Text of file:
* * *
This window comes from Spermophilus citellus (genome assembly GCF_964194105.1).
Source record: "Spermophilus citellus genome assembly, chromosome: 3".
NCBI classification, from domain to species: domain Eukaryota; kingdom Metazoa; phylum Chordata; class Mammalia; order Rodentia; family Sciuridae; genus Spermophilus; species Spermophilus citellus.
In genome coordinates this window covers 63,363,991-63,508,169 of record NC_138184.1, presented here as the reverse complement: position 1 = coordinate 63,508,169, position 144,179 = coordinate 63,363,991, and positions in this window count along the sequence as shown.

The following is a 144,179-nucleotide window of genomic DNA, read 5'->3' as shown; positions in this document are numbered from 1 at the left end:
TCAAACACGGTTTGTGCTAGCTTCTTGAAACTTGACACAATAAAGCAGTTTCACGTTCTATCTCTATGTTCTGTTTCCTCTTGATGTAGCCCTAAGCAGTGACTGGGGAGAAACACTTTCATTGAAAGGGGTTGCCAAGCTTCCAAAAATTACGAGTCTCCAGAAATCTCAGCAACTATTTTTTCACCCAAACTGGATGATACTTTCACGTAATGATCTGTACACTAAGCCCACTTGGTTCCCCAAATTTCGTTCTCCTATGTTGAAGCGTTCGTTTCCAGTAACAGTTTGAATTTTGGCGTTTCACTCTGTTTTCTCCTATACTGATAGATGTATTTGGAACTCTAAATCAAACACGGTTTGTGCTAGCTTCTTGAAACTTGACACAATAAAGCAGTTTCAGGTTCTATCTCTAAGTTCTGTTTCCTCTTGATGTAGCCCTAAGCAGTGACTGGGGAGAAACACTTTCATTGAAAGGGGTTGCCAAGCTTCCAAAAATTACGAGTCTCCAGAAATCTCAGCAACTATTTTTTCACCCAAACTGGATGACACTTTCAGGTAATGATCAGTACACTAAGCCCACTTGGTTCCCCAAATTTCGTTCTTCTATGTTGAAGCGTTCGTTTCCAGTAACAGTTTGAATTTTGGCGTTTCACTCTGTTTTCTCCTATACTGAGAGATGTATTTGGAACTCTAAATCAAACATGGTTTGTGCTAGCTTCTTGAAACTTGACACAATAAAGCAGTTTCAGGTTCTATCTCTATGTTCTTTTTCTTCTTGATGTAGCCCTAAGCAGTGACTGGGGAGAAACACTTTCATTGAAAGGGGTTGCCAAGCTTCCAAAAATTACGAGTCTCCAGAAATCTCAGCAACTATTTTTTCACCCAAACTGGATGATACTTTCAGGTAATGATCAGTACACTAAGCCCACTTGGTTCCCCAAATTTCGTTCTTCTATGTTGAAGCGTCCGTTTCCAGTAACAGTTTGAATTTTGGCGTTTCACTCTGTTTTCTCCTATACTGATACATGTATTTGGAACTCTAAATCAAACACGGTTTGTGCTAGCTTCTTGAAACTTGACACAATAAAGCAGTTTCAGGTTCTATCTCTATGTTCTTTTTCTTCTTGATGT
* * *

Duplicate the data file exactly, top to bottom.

This window comes from Spermophilus citellus (genome assembly GCF_964194105.1).
Source record: "Spermophilus citellus genome assembly, chromosome: 3".
NCBI classification, from domain to species: domain Eukaryota; kingdom Metazoa; phylum Chordata; class Mammalia; order Rodentia; family Sciuridae; genus Spermophilus; species Spermophilus citellus.
In genome coordinates this window covers 63,363,991-63,508,169 of record NC_138184.1, presented here as the reverse complement: position 1 = coordinate 63,508,169, position 144,179 = coordinate 63,363,991, and positions in this window count along the sequence as shown.

The following is a 144,179-nucleotide window of genomic DNA, read 5'->3' as shown; positions in this document are numbered from 1 at the left end:
TCAAACACGGTTTGTGCTAGCTTCTTGAAACTTGACACAATAAAGCAGTTTCACGTTCTATCTCTATGTTCTGTTTCCTCTTGATGTAGCCCTAAGCAGTGACTGGGGAGAAACACTTTCATTGAAAGGGGTTGCCAAGCTTCCAAAAATTACGAGTCTCCAGAAATCTCAGCAACTATTTTTTCACCCAAACTGGATGATACTTTCACGTAATGATCTGTACACTAAGCCCACTTGGTTCCCCAAATTTCGTTCTCCTATGTTGAAGCGTTCGTTTCCAGTAACAGTTTGAATTTTGGCGTTTCACTCTGTTTTCTCCTATACTGATAGATGTATTTGGAACTCTAAATCAAACACGGTTTGTGCTAGCTTCTTGAAACTTGACACAATAAAGCAGTTTCAGGTTCTATCTCTAAGTTCTGTTTCCTCTTGATGTAGCCCTAAGCAGTGACTGGGGAGAAACACTTTCATTGAAAGGGGTTGCCAAGCTTCCAAAAATTACGAGTCTCCAGAAATCTCAGCAACTATTTTTTCACCCAAACTGGATGACACTTTCAGGTAATGATCAGTACACTAAGCCCACTTGGTTCCCCAAATTTCGTTCTTCTATGTTGAAGCGTTCGTTTCCAGTAACAGTTTGAATTTTGGCGTTTCACTCTGTTTTCTCCTATACTGAGAGATGTATTTGGAACTCTAAATCAAACATGGTTTGTGCTAGCTTCTTGAAACTTGACACAATAAAGCAGTTTCAGGTTCTATCTCTATGTTCTTTTTCTTCTTGATGTAGCCCTAAGCAGTGACTGGGGAGAAACACTTTCATTGAAAGGGGTTGCCAAGCTTCCAAAAATTACGAGTCTCCAGAAATCTCAGCAACTATTTTTTCACCCAAACTGGATGATACTTTCAGGTAATGATCAGTACACTAAGCCCACTTGGTTCCCCAAATTTCGTTCTTCTATGTTGAAGCGTCCGTTTCCAGTAACAGTTTGAATTTTGGCGTTTCACTCTGTTTTCTCCTATACTGATACATGTATTTGGAACTCTAAATCAAACACGGTTTGTGCTAGCTTCTTGAAACTTGACACAATAAAGCAGTTTCAGGTTCTATCTCTATGTTCTTTTTCTTCTTGATGT